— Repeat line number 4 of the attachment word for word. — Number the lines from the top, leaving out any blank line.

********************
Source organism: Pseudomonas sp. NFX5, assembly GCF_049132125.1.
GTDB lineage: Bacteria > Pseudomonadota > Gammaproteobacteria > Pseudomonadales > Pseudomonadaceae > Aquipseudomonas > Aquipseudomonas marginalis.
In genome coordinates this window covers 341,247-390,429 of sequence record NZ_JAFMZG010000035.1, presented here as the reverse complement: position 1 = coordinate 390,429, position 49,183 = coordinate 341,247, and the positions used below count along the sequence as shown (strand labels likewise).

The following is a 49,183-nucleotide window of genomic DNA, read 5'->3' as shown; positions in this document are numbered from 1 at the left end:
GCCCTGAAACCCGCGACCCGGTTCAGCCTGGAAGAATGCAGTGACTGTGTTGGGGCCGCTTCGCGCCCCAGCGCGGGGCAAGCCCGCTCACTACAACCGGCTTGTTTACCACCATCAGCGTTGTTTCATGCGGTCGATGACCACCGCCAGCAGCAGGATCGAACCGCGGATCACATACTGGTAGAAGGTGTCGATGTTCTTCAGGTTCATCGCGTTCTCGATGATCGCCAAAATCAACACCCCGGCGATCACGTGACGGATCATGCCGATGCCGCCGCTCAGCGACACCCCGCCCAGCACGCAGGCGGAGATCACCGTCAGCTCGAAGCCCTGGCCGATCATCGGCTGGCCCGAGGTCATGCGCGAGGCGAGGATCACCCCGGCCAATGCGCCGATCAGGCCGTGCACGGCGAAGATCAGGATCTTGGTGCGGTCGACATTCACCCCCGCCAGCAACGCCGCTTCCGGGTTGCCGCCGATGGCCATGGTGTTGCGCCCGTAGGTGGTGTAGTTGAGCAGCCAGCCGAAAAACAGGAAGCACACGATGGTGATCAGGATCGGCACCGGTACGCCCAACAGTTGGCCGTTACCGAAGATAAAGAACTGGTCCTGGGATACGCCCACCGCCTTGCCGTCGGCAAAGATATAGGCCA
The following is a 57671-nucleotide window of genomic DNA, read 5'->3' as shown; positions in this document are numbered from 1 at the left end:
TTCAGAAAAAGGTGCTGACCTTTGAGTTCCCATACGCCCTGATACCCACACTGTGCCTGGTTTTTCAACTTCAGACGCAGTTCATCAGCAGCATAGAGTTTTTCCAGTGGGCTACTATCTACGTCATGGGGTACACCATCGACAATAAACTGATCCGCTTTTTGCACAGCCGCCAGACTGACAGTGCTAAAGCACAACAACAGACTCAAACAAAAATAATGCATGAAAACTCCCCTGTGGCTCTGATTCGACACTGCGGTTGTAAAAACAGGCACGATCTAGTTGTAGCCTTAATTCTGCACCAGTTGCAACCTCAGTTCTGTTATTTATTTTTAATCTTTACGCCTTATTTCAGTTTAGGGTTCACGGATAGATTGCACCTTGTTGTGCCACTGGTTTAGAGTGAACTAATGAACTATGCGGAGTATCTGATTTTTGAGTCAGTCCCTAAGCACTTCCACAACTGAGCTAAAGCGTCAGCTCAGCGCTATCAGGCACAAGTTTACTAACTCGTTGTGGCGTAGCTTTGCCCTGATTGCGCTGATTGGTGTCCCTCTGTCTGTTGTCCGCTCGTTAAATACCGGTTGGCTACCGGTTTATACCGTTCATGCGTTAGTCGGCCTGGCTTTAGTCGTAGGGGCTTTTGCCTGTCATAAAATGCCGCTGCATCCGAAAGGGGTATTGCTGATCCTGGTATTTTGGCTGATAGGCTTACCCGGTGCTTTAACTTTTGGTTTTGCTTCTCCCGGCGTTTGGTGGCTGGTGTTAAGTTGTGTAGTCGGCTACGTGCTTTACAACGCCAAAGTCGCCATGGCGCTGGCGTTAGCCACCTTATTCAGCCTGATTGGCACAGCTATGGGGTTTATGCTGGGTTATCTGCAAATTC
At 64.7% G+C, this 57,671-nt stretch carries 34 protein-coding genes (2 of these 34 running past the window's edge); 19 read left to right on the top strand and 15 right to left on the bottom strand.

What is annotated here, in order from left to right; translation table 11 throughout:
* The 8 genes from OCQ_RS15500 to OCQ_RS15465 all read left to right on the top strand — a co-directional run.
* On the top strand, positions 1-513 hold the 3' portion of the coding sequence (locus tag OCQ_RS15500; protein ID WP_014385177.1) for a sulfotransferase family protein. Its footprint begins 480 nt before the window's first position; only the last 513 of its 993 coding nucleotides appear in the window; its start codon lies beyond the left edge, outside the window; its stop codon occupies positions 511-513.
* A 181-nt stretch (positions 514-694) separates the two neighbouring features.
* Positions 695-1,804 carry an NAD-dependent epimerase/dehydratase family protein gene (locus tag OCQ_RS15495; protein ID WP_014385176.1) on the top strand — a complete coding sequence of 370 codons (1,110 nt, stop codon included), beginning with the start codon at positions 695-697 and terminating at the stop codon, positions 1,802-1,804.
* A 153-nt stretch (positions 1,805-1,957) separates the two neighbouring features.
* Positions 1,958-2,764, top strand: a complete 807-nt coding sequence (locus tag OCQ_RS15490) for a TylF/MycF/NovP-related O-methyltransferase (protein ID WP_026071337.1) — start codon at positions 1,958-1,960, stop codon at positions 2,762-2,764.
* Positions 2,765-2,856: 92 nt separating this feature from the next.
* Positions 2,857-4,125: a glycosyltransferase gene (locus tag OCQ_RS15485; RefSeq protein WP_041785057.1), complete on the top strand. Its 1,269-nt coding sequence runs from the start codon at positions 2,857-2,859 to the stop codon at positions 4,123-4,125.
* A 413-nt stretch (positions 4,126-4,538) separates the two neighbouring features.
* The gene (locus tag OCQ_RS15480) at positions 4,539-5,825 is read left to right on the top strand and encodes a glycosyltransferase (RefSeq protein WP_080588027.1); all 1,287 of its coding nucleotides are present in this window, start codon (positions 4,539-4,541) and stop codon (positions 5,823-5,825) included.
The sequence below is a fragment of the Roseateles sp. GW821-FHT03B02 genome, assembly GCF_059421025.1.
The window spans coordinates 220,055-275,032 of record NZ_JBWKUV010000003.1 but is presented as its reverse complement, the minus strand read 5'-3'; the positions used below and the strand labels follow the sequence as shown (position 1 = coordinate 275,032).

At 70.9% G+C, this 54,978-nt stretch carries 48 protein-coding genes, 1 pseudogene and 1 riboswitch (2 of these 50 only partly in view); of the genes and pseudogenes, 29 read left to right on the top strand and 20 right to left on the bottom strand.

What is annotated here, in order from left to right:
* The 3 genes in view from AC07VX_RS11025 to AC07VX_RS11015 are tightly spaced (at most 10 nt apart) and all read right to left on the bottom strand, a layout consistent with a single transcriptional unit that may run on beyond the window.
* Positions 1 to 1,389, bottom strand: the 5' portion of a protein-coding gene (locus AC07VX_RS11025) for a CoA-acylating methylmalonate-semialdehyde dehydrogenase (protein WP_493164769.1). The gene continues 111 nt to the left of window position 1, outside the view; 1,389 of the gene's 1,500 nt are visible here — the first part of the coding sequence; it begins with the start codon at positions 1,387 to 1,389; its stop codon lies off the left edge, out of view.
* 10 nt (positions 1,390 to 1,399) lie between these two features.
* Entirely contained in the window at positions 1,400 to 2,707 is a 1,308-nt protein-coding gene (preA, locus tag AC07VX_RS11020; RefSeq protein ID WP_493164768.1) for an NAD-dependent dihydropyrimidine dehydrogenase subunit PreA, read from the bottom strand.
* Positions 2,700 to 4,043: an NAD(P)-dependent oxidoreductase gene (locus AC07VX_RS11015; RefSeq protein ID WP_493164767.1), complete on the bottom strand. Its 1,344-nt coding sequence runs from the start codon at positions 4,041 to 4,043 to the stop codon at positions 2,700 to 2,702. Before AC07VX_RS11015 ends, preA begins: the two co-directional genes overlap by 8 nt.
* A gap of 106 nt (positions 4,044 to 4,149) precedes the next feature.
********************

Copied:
The following is a 49,183-nucleotide window of genomic DNA, read 5'->3' as shown; positions in this document are numbered from 1 at the left end: